Women less lucky than Jane, those with unlucky timing for a diagnosis, accident or other unforeseen problem taking them out of the workforce, are not admitted. Neither are women who work part-time, those in the gig economy or on contract work. Shaun O’Brien, legal director of the women’s legal advocacy group LEAF, puts it bluntly: “The EI system is not designed to and doesn’t meet the needs of women.”
And if we don’t reform EI to better support workers, the problem is only going to get worse. Research predicts a future of increasingly precarious work, already a reality for 20 to 30 percent of Canadian workers, characterized by volatile job markets accelerated by technological change—exactly the opposite kind of employment the EI system was built to protect.
The current model was based on men’s full-time, full-year employment. It uses an equation to determine eligibility (which operates slightly differently in Quebec). Essentially, the less you worked in the last year and the lower the unemployment rate in your region, the harder it is to qualify. There are reasons for this. EI is meant as a stop-gap, a way to buoy workers during periods of unemployment so that they can more easily return to the workforce, explains Angella MacEwan, a senior economist for the Canadian Labour Congress. Returning to the workforce is the expressed goal. But even for someone who’s been paying in for years, she says, “there are all kinds of these little gaps people fall in.” How EI maternity benefits in Canada work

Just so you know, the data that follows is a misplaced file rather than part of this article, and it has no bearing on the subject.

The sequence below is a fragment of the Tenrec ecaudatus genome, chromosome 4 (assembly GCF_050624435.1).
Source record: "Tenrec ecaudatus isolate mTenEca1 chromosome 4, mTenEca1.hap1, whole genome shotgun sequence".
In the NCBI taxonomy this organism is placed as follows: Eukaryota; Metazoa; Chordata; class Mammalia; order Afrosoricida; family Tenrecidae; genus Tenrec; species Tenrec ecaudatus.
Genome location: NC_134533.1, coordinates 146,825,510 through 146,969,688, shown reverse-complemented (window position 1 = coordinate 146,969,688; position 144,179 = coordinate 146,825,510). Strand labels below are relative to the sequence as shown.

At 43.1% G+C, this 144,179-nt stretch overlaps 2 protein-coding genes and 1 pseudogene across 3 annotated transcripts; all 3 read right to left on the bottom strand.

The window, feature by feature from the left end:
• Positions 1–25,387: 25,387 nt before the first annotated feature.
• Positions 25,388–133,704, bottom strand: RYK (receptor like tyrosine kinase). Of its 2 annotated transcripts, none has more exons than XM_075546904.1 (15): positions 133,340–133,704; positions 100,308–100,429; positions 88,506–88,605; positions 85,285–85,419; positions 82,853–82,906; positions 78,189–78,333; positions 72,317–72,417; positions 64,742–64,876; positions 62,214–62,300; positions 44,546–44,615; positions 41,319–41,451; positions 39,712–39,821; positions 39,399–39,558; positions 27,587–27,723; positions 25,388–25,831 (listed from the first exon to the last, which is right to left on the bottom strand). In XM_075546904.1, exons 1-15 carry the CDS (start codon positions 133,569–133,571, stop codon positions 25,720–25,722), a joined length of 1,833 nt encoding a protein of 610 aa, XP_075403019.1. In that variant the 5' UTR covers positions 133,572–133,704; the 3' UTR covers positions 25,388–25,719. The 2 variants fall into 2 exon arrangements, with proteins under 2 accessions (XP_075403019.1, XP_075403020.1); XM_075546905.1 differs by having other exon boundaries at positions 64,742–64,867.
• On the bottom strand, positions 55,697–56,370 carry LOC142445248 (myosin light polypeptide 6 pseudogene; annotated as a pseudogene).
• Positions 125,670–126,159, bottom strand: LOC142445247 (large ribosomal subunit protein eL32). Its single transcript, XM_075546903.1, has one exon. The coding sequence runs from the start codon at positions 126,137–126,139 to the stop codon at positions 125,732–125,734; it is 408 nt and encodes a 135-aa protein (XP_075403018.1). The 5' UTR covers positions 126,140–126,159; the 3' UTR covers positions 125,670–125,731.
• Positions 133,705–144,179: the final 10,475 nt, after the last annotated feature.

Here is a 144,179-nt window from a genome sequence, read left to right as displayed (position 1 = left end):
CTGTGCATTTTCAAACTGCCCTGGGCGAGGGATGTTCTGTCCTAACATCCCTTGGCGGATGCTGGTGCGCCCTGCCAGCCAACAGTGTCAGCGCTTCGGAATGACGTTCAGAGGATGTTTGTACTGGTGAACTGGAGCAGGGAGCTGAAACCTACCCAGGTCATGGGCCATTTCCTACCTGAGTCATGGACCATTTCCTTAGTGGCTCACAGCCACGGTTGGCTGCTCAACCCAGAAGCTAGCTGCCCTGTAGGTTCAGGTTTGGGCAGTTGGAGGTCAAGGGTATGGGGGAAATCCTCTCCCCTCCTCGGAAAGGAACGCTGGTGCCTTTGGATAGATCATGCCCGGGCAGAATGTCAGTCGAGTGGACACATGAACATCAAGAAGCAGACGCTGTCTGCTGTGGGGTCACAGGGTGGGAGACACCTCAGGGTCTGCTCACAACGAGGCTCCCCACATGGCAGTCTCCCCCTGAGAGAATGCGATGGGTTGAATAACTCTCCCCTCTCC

EI also only applies to workers who pay into EI, leaving out a whole host of precarious workers. Though the government has a program for self-employed people, the pick-up is incredibly low, MacEwan says. (There were only 749 self-employment claims in 2016/2017, a tiny fraction of the rate employed workers claim.) “It hasn’t been set up in a way that makes sense for self-employed workers,” she says. You have to pay in for one year in advance, and often people don’t know it’s there, or they decide they’re better off saving their money themselves, given the system’s various requirements.
All this spells trouble, especially for women. Only 43.7 per cent of us between the ages of 25 and 54 worked full time in 2015, according to Census data, compared to 56.2 per cent of men, and both numbers were down from 10 years prior.
“Women are more likely to work part-time due to caregiving responsibilities,” says O’Brien. We’re more likely to be under-employed in precarious jobs and struggle to work the required EI hours. “The most economically disadvantaged women in Canada, such as immigrant women, Indigenous women and women with disabilities are particularly likely to suffer under the system,” she says. For the people who need it most, it’s the hardest to access.